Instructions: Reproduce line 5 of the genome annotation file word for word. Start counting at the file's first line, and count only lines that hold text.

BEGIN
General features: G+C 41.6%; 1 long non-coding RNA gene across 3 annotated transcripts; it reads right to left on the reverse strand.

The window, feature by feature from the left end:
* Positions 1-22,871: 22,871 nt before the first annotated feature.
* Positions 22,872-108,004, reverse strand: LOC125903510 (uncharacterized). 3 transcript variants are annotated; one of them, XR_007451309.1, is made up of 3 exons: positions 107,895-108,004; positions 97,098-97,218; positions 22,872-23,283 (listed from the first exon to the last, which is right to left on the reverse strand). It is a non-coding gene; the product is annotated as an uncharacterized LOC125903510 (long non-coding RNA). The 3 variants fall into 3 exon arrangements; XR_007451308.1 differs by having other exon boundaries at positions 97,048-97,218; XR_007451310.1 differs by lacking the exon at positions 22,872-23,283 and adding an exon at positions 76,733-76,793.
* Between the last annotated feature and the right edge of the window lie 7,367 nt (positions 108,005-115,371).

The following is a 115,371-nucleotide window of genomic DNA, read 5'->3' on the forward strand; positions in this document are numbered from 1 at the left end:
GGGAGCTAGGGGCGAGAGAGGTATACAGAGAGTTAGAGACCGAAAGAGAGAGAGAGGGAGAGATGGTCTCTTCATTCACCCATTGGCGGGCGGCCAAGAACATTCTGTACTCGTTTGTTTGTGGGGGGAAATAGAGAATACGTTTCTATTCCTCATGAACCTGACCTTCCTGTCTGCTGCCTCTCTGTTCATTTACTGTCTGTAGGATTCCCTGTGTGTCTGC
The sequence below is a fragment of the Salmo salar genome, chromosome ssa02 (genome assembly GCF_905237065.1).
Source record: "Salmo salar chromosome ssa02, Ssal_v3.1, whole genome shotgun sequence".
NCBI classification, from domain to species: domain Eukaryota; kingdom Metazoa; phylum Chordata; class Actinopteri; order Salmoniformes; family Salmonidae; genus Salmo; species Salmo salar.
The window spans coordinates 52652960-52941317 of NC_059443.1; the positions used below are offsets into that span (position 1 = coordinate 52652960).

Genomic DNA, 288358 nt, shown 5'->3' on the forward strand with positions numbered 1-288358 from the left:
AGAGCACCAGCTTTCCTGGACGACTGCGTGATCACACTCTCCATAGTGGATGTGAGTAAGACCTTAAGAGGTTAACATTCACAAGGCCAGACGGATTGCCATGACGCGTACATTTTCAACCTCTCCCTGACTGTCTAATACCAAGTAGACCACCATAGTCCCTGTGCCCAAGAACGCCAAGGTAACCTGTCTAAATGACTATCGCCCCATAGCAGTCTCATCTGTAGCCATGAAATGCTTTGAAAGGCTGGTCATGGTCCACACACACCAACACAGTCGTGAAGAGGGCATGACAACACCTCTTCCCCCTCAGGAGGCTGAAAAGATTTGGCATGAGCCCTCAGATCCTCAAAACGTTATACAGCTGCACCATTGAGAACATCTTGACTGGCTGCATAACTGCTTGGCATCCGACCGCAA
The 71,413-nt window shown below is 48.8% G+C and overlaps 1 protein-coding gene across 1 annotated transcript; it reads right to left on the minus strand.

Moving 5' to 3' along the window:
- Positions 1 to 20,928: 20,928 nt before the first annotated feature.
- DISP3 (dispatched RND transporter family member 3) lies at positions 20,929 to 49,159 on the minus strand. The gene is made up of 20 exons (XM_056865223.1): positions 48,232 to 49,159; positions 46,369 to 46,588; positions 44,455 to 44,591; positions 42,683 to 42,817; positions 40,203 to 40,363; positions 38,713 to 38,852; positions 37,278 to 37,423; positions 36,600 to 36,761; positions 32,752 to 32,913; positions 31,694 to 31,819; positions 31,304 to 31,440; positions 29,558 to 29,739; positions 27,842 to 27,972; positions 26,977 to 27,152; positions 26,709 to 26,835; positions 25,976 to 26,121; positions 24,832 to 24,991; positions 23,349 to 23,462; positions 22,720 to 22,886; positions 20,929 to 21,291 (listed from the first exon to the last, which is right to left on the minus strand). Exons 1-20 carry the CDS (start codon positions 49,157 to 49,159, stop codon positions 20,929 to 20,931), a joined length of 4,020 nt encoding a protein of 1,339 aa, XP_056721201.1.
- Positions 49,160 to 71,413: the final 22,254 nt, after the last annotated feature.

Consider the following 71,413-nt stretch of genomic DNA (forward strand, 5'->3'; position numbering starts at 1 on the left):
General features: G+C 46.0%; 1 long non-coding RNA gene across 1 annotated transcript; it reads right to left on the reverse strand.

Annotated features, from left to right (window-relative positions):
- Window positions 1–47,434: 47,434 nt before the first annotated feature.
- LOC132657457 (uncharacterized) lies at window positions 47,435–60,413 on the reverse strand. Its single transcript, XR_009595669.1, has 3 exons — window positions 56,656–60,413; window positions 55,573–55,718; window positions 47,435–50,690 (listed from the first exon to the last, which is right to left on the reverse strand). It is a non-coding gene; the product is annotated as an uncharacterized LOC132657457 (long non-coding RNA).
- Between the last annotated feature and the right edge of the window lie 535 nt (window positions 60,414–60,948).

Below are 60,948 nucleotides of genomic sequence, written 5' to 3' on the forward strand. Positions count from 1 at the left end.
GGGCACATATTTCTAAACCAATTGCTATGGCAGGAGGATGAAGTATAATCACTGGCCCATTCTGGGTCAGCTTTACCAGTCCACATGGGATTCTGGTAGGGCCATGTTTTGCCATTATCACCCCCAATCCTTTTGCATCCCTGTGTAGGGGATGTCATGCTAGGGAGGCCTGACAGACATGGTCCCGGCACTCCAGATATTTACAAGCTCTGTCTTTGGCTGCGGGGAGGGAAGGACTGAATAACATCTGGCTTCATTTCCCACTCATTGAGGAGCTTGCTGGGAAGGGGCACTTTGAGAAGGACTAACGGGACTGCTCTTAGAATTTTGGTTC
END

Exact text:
* Between the last annotated feature and the right edge of the window lie 7,367 nt (positions 108,005-115,371).